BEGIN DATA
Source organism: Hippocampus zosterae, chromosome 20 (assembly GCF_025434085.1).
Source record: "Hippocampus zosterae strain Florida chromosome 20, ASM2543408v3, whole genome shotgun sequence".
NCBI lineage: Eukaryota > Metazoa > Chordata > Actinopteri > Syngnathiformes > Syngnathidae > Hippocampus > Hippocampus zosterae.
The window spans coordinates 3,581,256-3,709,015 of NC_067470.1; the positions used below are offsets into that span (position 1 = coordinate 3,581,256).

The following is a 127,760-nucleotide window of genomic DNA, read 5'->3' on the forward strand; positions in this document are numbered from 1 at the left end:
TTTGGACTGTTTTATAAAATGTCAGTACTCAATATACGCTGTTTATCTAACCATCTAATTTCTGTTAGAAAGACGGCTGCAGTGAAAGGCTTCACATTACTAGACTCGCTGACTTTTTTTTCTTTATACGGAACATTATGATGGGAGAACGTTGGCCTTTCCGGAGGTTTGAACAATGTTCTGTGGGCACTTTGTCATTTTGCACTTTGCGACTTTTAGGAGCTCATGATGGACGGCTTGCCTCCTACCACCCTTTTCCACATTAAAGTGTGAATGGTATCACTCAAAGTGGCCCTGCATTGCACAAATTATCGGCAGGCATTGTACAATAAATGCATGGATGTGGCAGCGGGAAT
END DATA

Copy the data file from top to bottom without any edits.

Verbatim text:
Source organism: Hippocampus zosterae, chromosome 20 (assembly GCF_025434085.1).
Source record: "Hippocampus zosterae strain Florida chromosome 20, ASM2543408v3, whole genome shotgun sequence".
NCBI lineage: Eukaryota > Metazoa > Chordata > Actinopteri > Syngnathiformes > Syngnathidae > Hippocampus > Hippocampus zosterae.
The window spans coordinates 3,581,256-3,709,015 of NC_067470.1; the positions used below are offsets into that span (position 1 = coordinate 3,581,256).

The following is a 127,760-nucleotide window of genomic DNA, read 5'->3' on the forward strand; positions in this document are numbered from 1 at the left end:
TTTGGACTGTTTTATAAAATGTCAGTACTCAATATACGCTGTTTATCTAACCATCTAATTTCTGTTAGAAAGACGGCTGCAGTGAAAGGCTTCACATTACTAGACTCGCTGACTTTTTTTTCTTTATACGGAACATTATGATGGGAGAACGTTGGCCTTTCCGGAGGTTTGAACAATGTTCTGTGGGCACTTTGTCATTTTGCACTTTGCGACTTTTAGGAGCTCATGATGGACGGCTTGCCTCCTACCACCCTTTTCCACATTAAAGTGTGAATGGTATCACTCAAAGTGGCCCTGCATTGCACAAATTATCGGCAGGCATTGTACAATAAATGCATGGATGTGGCAGCGGGAAT